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South Carolina v. Katzenbach - South Carolina Challenges Voting Rights Act

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Almost immediately following the passage of the Voting Rights Act, the state of South Carolina brought suit directly in the Supreme Court, challenging the validity of the act. South Carolina sought a declaration from the Court that a number of provisions of the act, particularly section 4 and section 5, were invalid. South Carolina also sought an injunction to prevent Attorney General Nicholas Katzenbach from enforcing the act. Five states filed briefs in support of South Carolina, and 21 states filed briefs in support of the Attorney General.

In perhaps one of the most significant civil rights decision made by the Court, the Court rejected South Carolina's argument that Congress had exceeded its authority under the Fifteenth Amendment by passing sections 4, 5, and 6 of the act. The Court held that, in exercising its power to enforce the Fifteenth Amendment, Congress may enact any law which is reasonably related to ensuring equal voting rights to all citizens. Chief Justice Warren, writing the opinion of the Court, concluded:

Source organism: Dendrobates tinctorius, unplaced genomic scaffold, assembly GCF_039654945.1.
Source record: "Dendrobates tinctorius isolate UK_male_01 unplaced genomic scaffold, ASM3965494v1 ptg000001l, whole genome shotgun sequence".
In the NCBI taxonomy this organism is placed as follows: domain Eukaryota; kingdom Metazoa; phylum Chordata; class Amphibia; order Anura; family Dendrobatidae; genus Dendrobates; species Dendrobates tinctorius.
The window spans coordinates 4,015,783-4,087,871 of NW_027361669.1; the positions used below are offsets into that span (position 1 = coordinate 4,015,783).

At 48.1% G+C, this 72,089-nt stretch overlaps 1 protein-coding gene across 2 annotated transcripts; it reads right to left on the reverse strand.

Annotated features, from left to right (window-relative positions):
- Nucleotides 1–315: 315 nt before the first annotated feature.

After enduring nearly a century of widespread resistance to the Fifteenth Amendment, Congress has marshalled an array of potent weapons against the evil, with authority in the Attorney General to employ them effectively. Many of the areas directly affected by this development have indicated their willingness to abide by any restraints legitimately imposed upon them. We here hold that the portions of the Voting Rights Act properly before us are valid means for carrying out the commands of the Fifteenth Amendment. Hopefully, millions of non-white Americans will now be able to participate for the first time on an equal basis in the government under which they live.

The Court's decision had profound direct and indirect impacts. Directly, the decision allowed the act to go into effect and eliminate barriers to voting. For example, in the 11 southern states noted above, the number of African Americans registered to vote increased by over 800,000 between 1964 and 1967. Indirectly, the Court's decision would be relied on in numerous other cases as support for Congress' broad power to enact not only voting rights legislation, but also other civil rights legislation under the Fourteenth Amendment to the Constitution.

South Carolina v. Katzenbach - Related Cases [next] [back] South Carolina v. Katzenbach - Congress Passes The Voting Rights Act

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